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Cdl. Burke: It’ll be ‘hard’ to vote for next pope since cardinals no longer know each other

Lisa Bourne Lisa Bourne Follow Lisa

October 24, 2018 (LifeSiteNews) – The College of Cardinals tasked with one day electing Pope Francis’s replacement is “in a very bad way” in terms of being connected, Cardinal Raymond Burke said recently – this, at a time when the world needs a strong Church.

Burke said that while the College was responsible for advising the pope, Francis has not convened a meeting of the full group of cardinals in nearly four years. 

The cardinals don’t talk anymore, the cardinal said in a report from The Australian.

The former prefect for the Apostolic Signatura was in Australia last week to visit the new Benedictine monastery in Tasmania, to address the Australian Confraternity of Catholic Clergy and to also confirm 32 young people and adults at the John Henry Newman parish in Caufield North, Melbourne.

Francis has created 59 of the current 124 voting cardinals, the report, also picked up by the Vatican-based Italian news website Il Sismografo, said, but few of those created by either Benedict XVI or Pope Saint John Paul II know the newer cardinals and many of the newer cardinals do not know each other. 

“It will be hard to vote,’’ Burke said. “We need regular meetings.”

At the last full meeting of the College in 2014, German Cardinal Walter Kasper suggested allowing divorced and civilly remarried Catholics to receive Communion.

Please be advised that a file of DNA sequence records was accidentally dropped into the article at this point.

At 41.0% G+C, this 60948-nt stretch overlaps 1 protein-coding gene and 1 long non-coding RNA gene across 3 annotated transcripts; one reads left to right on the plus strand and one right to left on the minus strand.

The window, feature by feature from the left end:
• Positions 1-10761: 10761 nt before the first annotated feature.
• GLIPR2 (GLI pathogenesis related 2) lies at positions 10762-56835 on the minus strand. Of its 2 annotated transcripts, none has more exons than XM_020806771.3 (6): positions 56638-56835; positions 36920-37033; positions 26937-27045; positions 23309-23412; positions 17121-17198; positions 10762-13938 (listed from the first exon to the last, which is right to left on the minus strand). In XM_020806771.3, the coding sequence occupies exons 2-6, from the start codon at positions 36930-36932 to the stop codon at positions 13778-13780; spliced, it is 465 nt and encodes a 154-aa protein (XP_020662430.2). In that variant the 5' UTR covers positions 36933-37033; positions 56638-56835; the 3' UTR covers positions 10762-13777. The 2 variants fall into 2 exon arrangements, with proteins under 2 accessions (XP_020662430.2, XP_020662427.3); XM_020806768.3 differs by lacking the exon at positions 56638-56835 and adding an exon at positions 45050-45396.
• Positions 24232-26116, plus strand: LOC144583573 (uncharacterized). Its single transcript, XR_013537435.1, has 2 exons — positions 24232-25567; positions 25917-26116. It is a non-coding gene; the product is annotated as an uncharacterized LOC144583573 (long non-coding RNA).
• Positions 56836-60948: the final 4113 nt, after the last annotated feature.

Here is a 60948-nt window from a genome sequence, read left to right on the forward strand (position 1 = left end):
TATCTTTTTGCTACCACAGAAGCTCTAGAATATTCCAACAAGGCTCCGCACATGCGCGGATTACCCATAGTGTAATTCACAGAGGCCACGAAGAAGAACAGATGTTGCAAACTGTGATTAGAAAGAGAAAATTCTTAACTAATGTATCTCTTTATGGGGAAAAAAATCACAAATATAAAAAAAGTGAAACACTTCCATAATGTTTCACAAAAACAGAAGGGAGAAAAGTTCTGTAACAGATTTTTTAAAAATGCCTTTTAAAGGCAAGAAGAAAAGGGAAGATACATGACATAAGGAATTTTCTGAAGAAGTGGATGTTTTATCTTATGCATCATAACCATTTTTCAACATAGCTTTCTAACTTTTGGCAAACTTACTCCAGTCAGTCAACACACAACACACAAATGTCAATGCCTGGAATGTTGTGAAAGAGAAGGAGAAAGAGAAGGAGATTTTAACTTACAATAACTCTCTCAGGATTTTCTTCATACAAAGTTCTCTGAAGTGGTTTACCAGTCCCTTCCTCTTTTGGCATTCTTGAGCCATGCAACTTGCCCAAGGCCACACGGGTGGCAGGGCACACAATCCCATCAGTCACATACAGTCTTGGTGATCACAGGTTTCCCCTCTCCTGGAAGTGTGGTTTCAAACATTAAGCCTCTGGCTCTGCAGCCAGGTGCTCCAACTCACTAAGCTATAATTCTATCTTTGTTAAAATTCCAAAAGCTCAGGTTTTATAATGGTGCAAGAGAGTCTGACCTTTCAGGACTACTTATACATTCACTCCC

Kasper’s proposition, which came to be known as the infamous “Kasper proposal,” dominated the contentious Extraordinary Synod on the Family later that year and the subsequent Ordinary Synod following in 2015. 

The Synods paved the way for Pope Francis’ 2016 exhortation Amoris Laetitia (AL), the ambiguity of which has opened the door for Kasper’s proposal to be put into action by bishop’s conference’s willing to take AL’s tacit green light for Communion for those living in objectively sinful situations.

Burke, and three other cardinals, Cardinal Walter Brandmüller, and the now late Cardinals Carlo Caffarra and Joachim Meisner, had submitted four dubia, or doubts, to Francis in the months following his exhortation’s April 2016 release, asking for clarification on AL.

Francis has yet to answer.

It is thought the dubia were the driving reason behind Francis having canceled the pre-consistory meeting of cardinals in November 2016, so as to avoid having to answer them should they be resubmitted during the gathering with other cardinals.

The pope canceled the following pre-consistory meeting with the cardinals in June 2017 as well.

The consistory this past June involved an ordinary public consistory, considered to be ceremonial in nature and attended by cardinals residing in Rome.

As the Church continues to reel from its sexual abuse crisis, punctuated by former U.S. Apostolic Nuncio Archbishop Carlo Maria Viganò’s testimonies implicating high-level Churchmen up to and including Francis as knowing about and covering for accused serial pederast Archbishop Theodore McCarrick, Cardinal Burke offered a straightforward solution.

He told The Australian that better seminary formation for priests and adherence to Church teachings was the way forward. 

“We need very strong, sound, good shepherds,’’ Burke said.

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